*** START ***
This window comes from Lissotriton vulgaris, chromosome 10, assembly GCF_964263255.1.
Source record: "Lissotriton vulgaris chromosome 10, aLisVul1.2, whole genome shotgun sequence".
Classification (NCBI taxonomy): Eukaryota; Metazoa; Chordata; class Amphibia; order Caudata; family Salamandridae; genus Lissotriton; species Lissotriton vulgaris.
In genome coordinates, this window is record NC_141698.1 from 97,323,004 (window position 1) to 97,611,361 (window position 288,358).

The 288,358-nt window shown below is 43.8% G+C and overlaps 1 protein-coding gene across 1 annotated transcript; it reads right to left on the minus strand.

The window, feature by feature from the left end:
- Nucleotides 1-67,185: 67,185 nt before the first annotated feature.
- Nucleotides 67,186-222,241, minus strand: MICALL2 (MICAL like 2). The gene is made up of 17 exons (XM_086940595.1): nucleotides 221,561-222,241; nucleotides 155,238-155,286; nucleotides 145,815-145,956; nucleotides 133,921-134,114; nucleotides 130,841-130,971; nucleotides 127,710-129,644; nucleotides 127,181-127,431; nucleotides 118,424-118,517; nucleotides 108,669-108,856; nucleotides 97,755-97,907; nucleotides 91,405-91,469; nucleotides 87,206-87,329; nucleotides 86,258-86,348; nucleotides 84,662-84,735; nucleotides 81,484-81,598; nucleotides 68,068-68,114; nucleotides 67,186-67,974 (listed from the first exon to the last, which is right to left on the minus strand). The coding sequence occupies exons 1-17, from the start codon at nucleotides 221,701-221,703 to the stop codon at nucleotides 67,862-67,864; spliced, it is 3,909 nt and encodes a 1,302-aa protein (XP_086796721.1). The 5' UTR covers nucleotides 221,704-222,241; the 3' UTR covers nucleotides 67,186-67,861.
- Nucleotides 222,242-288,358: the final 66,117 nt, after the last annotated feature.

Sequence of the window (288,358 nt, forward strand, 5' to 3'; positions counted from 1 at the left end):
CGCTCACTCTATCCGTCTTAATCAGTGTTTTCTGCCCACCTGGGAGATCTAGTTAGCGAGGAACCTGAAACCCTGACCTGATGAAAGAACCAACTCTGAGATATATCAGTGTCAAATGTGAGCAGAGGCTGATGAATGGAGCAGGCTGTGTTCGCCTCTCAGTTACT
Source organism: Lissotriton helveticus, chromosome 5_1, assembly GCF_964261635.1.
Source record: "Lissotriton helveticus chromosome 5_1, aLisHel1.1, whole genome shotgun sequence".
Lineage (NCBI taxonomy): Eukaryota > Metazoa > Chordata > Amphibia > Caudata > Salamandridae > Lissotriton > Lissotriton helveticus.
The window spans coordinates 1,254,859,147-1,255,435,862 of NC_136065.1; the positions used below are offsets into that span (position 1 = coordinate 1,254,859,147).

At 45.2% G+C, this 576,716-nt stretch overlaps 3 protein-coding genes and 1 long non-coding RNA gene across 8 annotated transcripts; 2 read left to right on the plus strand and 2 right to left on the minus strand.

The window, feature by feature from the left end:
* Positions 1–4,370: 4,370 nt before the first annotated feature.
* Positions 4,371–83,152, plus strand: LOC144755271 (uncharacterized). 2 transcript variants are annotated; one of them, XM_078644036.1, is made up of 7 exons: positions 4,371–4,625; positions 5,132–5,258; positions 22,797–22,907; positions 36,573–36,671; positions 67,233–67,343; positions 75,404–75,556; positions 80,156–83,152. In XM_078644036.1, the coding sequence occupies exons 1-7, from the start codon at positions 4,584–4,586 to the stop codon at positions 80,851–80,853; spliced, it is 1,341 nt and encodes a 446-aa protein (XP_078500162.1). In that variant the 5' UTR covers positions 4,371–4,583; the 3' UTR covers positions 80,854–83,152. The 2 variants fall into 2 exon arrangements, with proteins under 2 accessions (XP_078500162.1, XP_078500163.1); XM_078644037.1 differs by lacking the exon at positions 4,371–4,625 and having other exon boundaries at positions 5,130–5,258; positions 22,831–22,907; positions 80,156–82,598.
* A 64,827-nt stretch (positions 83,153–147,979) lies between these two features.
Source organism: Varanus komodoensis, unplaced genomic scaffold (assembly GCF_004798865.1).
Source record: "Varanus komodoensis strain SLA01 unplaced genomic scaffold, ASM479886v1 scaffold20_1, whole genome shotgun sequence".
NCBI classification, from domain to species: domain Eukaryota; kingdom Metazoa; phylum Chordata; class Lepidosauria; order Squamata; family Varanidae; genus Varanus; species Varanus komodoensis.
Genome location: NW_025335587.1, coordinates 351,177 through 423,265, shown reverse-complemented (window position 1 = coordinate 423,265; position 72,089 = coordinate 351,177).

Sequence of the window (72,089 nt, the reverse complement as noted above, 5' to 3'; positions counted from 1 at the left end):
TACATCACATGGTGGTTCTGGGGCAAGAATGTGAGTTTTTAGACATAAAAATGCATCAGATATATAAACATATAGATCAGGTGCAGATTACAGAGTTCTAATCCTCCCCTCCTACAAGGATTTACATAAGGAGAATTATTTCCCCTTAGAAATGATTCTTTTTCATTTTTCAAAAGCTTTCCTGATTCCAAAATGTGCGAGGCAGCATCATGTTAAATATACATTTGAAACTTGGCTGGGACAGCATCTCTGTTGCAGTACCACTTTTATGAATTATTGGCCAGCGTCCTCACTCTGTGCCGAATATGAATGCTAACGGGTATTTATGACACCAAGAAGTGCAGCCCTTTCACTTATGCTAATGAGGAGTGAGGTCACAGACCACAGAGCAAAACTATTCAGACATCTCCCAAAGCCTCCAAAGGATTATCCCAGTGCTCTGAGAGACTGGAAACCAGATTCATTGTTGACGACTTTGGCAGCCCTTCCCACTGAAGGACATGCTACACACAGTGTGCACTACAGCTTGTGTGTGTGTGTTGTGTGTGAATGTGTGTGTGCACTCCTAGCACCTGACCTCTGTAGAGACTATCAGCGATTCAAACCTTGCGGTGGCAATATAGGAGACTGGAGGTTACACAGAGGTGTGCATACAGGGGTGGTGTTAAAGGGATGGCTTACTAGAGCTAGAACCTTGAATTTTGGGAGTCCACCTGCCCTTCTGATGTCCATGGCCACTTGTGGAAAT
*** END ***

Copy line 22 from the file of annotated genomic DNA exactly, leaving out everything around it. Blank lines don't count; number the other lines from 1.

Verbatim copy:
Source record: "Varanus komodoensis strain SLA01 unplaced genomic scaffold, ASM479886v1 scaffold20_1, whole genome shotgun sequence".